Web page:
I find plastic fascinating

Karl Holmqvist
Political science, Lund University

“We want to highlight the last step in the plastics chain.”

2021-06-18. Sysav has been part of STEPS since the programme started in 2016. Sysav stands for Sydskåne’s waste company and is owned by 14 Scanian municipalities. In 2020, Sysav received and treated a total of 825,000 tonnes of waste.

– All plastics ends up with us in the end. But we are not always visible in the discussions about plastics. Being part of STEPS gives us the opportunity to be involved and influence, says Ellen Lindblad, project manager at Sysav Utveckling.

Ellen Lindblad says that Sysav handles all plastics except packaging. Most of the plastics comes in mixed with other waste and gives rise to fossil CO2 emissions. Although FTI (Förpacknings- och tidningsinsamlingen) has the responsibility to take care of packaging, many do not sort out their packaging. Instead, they are thrown directly into the waste.

– There is a great deal of ignorance about how to sort your waste. About 1/3 of all waste from households consists of packaging. I think it has to do with many people finding it inconvenient to have to deal with food packaging,

Since the waste is incinerated, this means that a large amount of plastics with the potential to be recycled instead goes to electricity production and heating.

– The incineration of plastics accounts for the single largest share of our fossil carbon dioxide emissions. At the same time, plastics has a good calorific value. Obviously, this is an issue we (and the rest of society) need to work on. Upstream work is the most important thing, but we are also looking at the possibility of being able to separate carbon dioxide from the flue gases in the future.

Sysav and other Swedish facilities differ from most other similar waste facilities in Europe and America because the incineration goes to both heating and electricity production. Sixty percent of the district heating in Malmö and Burlöv today comes from garbage. Sysav also imports and sorts a small proportion of waste from other EU countries.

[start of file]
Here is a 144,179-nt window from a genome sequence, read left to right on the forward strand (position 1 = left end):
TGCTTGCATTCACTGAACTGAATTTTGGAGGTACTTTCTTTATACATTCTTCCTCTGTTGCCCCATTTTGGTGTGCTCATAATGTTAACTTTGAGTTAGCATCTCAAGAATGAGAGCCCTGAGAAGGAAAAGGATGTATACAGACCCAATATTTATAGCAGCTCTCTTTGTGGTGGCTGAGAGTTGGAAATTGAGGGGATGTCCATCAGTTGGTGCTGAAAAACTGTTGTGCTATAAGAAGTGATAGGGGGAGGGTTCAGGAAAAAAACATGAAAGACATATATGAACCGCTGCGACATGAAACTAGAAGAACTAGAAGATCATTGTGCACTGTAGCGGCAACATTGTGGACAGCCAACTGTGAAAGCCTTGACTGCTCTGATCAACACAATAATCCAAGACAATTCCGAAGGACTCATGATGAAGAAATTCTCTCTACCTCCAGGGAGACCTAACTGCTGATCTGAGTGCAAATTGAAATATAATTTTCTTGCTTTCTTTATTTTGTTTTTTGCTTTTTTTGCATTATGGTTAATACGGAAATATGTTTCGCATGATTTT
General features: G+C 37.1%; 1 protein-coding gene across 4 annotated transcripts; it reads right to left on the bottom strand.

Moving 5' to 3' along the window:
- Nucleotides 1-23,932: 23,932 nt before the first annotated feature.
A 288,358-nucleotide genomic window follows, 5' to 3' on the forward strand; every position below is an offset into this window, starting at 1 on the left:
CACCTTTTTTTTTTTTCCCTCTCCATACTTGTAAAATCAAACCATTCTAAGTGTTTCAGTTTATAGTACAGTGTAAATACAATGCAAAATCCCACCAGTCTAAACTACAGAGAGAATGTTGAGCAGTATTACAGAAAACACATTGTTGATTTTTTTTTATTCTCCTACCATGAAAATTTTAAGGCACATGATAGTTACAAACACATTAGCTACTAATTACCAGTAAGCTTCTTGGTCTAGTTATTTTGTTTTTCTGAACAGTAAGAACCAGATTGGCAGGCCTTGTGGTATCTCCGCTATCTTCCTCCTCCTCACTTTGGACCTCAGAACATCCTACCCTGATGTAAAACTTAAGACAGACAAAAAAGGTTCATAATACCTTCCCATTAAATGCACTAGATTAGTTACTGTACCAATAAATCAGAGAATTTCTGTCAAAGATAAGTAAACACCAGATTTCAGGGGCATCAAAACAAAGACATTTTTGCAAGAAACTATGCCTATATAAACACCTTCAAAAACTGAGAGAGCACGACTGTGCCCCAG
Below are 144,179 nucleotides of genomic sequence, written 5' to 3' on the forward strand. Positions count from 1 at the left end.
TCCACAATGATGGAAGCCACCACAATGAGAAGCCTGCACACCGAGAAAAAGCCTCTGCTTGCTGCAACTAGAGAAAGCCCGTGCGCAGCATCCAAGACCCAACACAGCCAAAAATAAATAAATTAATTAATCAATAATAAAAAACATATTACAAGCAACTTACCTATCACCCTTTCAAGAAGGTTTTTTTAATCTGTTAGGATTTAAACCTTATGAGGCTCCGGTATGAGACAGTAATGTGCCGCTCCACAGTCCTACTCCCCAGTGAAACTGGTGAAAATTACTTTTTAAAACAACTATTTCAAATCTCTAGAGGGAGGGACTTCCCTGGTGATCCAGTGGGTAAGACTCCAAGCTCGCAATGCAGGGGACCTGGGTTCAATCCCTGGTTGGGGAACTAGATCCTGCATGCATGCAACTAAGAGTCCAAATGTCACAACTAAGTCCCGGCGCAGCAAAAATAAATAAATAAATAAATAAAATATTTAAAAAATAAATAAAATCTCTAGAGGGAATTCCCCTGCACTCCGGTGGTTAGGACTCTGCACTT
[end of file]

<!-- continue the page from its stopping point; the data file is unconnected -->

The company has now started looking at solutions to be able to capture in the carbon dioxide they produce in connection with the plant.

– Technology development is advancing by leaps and bounds. At the same time, our goal is that facilities like ours will not be needed in the long run. If we become better at reusing and recycling our things, we will significantly reduce the need for incineration. But it will take time, large amounts of waste are still landfilled within the EU (and in the rest of the world), which gives rise to emissions of methane – a gas that is highly harmful to the climate.

– Increased material recycling can reduce landfilling; incineration takes care of the residues that arise and also the waste that is not suitable for material recycling due to unsuitable properties (eg toxic).

Ellen Lindblad also wants to see better collaboration throughout the value chain – from design and production to recycling – something that STEPS can help to promote.

– Companies and researchers who have questions can come and talk to us. We have a lot of knowledge about how to make the sorting process easier. The materials should be easy to disassemble so that you can put them in the right container.

She continues: – Do not design materials or products that cannot be recycled. Think simple! And involve us who come last in the chain!

Last but not least, Ellen Lindblad believes that in addition to society’s increasing ability and knowledge to sort at source, we must also change how we as a society view plastics.

– We are so used to plastics being transparent and behaving in a certain way. But recycled plastics works just as well for many products, she concludes.